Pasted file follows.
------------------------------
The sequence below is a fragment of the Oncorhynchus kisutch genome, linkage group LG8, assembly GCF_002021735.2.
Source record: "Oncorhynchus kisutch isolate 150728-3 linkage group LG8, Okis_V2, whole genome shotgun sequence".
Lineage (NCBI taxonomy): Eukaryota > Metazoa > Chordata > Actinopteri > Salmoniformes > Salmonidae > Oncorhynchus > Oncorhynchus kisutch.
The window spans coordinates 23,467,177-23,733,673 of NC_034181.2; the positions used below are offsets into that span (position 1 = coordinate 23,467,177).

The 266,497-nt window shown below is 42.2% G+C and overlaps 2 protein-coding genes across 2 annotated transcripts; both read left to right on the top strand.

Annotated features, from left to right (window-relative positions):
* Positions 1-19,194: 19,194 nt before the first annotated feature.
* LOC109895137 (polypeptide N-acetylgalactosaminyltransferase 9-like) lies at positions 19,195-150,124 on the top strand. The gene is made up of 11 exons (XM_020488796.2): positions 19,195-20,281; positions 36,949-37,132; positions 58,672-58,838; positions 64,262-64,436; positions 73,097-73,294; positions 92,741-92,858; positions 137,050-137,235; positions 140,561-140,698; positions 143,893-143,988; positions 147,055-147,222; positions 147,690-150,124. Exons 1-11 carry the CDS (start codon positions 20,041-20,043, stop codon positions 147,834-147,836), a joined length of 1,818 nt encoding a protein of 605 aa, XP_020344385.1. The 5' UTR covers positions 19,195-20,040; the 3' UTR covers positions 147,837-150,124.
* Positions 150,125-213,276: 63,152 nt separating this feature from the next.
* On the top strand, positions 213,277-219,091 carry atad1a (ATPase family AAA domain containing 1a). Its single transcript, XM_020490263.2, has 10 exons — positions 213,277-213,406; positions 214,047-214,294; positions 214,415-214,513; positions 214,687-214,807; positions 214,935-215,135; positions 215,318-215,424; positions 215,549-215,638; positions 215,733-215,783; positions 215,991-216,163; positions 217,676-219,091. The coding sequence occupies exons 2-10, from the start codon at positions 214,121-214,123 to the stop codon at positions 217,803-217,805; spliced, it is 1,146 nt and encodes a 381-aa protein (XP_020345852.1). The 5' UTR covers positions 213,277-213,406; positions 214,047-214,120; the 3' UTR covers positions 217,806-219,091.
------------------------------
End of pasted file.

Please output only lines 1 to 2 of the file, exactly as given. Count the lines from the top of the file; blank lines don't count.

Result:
The sequence below is a fragment of the Oncorhynchus kisutch genome, linkage group LG8, assembly GCF_002021735.2.
Source record: "Oncorhynchus kisutch isolate 150728-3 linkage group LG8, Okis_V2, whole genome shotgun sequence".